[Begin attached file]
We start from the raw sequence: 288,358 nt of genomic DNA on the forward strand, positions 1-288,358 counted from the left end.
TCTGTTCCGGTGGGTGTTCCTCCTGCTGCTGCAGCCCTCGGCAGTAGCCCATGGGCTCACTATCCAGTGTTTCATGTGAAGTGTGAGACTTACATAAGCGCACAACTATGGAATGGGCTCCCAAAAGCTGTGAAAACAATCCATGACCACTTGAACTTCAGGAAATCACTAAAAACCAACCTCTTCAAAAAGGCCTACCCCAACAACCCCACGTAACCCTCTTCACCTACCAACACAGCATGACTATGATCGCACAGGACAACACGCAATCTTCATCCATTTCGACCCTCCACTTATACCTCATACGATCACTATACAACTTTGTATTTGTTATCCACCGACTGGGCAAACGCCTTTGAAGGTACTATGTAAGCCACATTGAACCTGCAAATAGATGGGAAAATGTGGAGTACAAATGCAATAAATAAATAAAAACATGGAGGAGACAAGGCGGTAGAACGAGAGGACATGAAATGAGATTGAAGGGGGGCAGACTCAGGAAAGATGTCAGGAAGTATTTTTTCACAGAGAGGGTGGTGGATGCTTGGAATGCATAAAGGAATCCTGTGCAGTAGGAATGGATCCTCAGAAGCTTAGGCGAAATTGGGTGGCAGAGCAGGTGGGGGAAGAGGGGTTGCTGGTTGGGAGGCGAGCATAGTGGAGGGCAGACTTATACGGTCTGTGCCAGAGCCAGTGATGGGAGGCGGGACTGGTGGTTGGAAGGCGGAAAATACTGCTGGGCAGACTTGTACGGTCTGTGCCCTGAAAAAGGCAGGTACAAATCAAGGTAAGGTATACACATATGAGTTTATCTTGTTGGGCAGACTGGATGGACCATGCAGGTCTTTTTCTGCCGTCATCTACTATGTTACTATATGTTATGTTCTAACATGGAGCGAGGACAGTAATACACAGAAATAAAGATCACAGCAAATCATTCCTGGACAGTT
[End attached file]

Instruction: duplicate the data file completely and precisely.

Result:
We start from the raw sequence: 288,358 nt of genomic DNA on the forward strand, positions 1-288,358 counted from the left end.
TCTGTTCCGGTGGGTGTTCCTCCTGCTGCTGCAGCCCTCGGCAGTAGCCCATGGGCTCACTATCCAGTGTTTCATGTGAAGTGTGAGACTTACATAAGCGCACAACTATGGAATGGGCTCCCAAAAGCTGTGAAAACAATCCATGACCACTTGAACTTCAGGAAATCACTAAAAACCAACCTCTTCAAAAAGGCCTACCCCAACAACCCCACGTAACCCTCTTCACCTACCAACACAGCATGACTATGATCGCACAGGACAACACGCAATCTTCATCCATTTCGACCCTCCACTTATACCTCATACGATCACTATACAACTTTGTATTTGTTATCCACCGACTGGGCAAACGCCTTTGAAGGTACTATGTAAGCCACATTGAACCTGCAAATAGATGGGAAAATGTGGAGTACAAATGCAATAAATAAATAAAAACATGGAGGAGACAAGGCGGTAGAACGAGAGGACATGAAATGAGATTGAAGGGGGGCAGACTCAGGAAAGATGTCAGGAAGTATTTTTTCACAGAGAGGGTGGTGGATGCTTGGAATGCATAAAGGAATCCTGTGCAGTAGGAATGGATCCTCAGAAGCTTAGGCGAAATTGGGTGGCAGAGCAGGTGGGGGAAGAGGGGTTGCTGGTTGGGAGGCGAGCATAGTGGAGGGCAGACTTATACGGTCTGTGCCAGAGCCAGTGATGGGAGGCGGGACTGGTGGTTGGAAGGCGGAAAATACTGCTGGGCAGACTTGTACGGTCTGTGCCCTGAAAAAGGCAGGTACAAATCAAGGTAAGGTATACACATATGAGTTTATCTTGTTGGGCAGACTGGATGGACCATGCAGGTCTTTTTCTGCCGTCATCTACTATGTTACTATATGTTATGTTCTAACATGGAGCGAGGACAGTAATACACAGAAATAAAGATCACAGCAAATCATTCCTGGACAGTT